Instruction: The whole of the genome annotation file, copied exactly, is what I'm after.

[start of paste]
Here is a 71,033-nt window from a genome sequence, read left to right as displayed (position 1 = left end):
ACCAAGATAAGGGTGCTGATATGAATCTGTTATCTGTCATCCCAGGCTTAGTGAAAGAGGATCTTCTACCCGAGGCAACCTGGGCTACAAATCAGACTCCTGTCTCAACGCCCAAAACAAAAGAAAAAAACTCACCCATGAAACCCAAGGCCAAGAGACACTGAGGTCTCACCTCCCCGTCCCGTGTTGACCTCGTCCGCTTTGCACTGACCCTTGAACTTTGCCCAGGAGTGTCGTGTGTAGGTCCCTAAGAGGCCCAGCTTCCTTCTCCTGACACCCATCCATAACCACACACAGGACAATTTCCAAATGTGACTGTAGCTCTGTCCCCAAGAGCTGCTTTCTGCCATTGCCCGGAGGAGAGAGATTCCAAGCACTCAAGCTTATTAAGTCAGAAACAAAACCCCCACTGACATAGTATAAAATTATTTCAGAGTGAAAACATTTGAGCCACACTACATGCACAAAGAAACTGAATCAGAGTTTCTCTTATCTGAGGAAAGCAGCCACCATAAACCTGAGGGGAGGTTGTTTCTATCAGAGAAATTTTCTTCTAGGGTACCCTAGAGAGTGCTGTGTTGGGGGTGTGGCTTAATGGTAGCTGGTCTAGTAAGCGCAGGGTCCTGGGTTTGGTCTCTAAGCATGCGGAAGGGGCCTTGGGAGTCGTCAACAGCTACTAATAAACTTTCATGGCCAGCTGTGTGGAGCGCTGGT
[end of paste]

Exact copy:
Here is a 71,033-nt window from a genome sequence, read left to right as displayed (position 1 = left end):
ACCAAGATAAGGGTGCTGATATGAATCTGTTATCTGTCATCCCAGGCTTAGTGAAAGAGGATCTTCTACCCGAGGCAACCTGGGCTACAAATCAGACTCCTGTCTCAACGCCCAAAACAAAAGAAAAAAACTCACCCATGAAACCCAAGGCCAAGAGACACTGAGGTCTCACCTCCCCGTCCCGTGTTGACCTCGTCCGCTTTGCACTGACCCTTGAACTTTGCCCAGGAGTGTCGTGTGTAGGTCCCTAAGAGGCCCAGCTTCCTTCTCCTGACACCCATCCATAACCACACACAGGACAATTTCCAAATGTGACTGTAGCTCTGTCCCCAAGAGCTGCTTTCTGCCATTGCCCGGAGGAGAGAGATTCCAAGCACTCAAGCTTATTAAGTCAGAAACAAAACCCCCACTGACATAGTATAAAATTATTTCAGAGTGAAAACATTTGAGCCACACTACATGCACAAAGAAACTGAATCAGAGTTTCTCTTATCTGAGGAAAGCAGCCACCATAAACCTGAGGGGAGGTTGTTTCTATCAGAGAAATTTTCTTCTAGGGTACCCTAGAGAGTGCTGTGTTGGGGGTGTGGCTTAATGGTAGCTGGTCTAGTAAGCGCAGGGTCCTGGGTTTGGTCTCTAAGCATGCGGAAGGGGCCTTGGGAGTCGTCAACAGCTACTAATAAACTTTCATGGCCAGCTGTGTGGAGCGCTGGT